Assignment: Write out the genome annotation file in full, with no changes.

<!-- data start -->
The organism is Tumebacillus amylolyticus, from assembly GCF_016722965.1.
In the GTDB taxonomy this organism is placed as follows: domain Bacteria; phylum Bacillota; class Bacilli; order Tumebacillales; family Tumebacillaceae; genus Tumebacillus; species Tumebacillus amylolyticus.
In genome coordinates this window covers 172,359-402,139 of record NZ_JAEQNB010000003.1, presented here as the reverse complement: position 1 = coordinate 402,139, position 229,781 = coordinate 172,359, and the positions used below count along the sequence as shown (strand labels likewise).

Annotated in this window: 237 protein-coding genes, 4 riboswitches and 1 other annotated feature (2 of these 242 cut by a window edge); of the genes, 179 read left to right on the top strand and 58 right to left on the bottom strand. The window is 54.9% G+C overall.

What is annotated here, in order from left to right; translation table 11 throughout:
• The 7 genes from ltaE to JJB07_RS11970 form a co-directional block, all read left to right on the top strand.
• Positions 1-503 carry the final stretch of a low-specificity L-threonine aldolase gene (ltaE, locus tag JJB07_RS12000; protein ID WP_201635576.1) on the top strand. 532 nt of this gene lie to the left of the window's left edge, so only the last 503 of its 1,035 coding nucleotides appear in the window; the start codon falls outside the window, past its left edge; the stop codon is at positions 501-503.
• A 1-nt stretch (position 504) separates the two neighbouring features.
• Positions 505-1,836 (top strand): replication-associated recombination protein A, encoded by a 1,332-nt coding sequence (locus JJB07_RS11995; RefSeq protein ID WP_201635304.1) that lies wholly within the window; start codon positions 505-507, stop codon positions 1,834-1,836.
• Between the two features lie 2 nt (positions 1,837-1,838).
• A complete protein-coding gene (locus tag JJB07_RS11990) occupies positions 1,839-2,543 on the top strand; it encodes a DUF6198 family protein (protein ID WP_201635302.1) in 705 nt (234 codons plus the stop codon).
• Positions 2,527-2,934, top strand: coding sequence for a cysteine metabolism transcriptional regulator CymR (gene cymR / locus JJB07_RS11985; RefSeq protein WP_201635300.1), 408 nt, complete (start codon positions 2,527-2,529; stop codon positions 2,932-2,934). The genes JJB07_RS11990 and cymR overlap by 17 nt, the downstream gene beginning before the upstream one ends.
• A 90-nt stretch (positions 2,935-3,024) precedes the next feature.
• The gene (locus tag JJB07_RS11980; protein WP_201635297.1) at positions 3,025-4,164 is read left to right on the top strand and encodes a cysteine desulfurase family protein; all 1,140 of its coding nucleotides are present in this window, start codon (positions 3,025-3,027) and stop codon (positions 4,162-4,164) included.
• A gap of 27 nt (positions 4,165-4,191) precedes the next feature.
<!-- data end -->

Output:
The organism is Tumebacillus amylolyticus, from assembly GCF_016722965.1.
In the GTDB taxonomy this organism is placed as follows: domain Bacteria; phylum Bacillota; class Bacilli; order Tumebacillales; family Tumebacillaceae; genus Tumebacillus; species Tumebacillus amylolyticus.
In genome coordinates this window covers 172,359-402,139 of record NZ_JAEQNB010000003.1, presented here as the reverse complement: position 1 = coordinate 402,139, position 229,781 = coordinate 172,359, and the positions used below count along the sequence as shown (strand labels likewise).

Annotated in this window: 237 protein-coding genes, 4 riboswitches and 1 other annotated feature (2 of these 242 cut by a window edge); of the genes, 179 read left to right on the top strand and 58 right to left on the bottom strand. The window is 54.9% G+C overall.

What is annotated here, in order from left to right; translation table 11 throughout:
• The 7 genes from ltaE to JJB07_RS11970 form a co-directional block, all read left to right on the top strand.
• Positions 1-503 carry the final stretch of a low-specificity L-threonine aldolase gene (ltaE, locus tag JJB07_RS12000; protein ID WP_201635576.1) on the top strand. 532 nt of this gene lie to the left of the window's left edge, so only the last 503 of its 1,035 coding nucleotides appear in the window; the start codon falls outside the window, past its left edge; the stop codon is at positions 501-503.
• A 1-nt stretch (position 504) separates the two neighbouring features.
• Positions 505-1,836 (top strand): replication-associated recombination protein A, encoded by a 1,332-nt coding sequence (locus JJB07_RS11995; RefSeq protein ID WP_201635304.1) that lies wholly within the window; start codon positions 505-507, stop codon positions 1,834-1,836.
• Between the two features lie 2 nt (positions 1,837-1,838).
• A complete protein-coding gene (locus tag JJB07_RS11990) occupies positions 1,839-2,543 on the top strand; it encodes a DUF6198 family protein (protein ID WP_201635302.1) in 705 nt (234 codons plus the stop codon).
• Positions 2,527-2,934, top strand: coding sequence for a cysteine metabolism transcriptional regulator CymR (gene cymR / locus JJB07_RS11985; RefSeq protein WP_201635300.1), 408 nt, complete (start codon positions 2,527-2,529; stop codon positions 2,932-2,934). The genes JJB07_RS11990 and cymR overlap by 17 nt, the downstream gene beginning before the upstream one ends.
• A 90-nt stretch (positions 2,935-3,024) precedes the next feature.
• The gene (locus tag JJB07_RS11980; protein WP_201635297.1) at positions 3,025-4,164 is read left to right on the top strand and encodes a cysteine desulfurase family protein; all 1,140 of its coding nucleotides are present in this window, start codon (positions 3,025-3,027) and stop codon (positions 4,162-4,164) included.
• A gap of 27 nt (positions 4,165-4,191) precedes the next feature.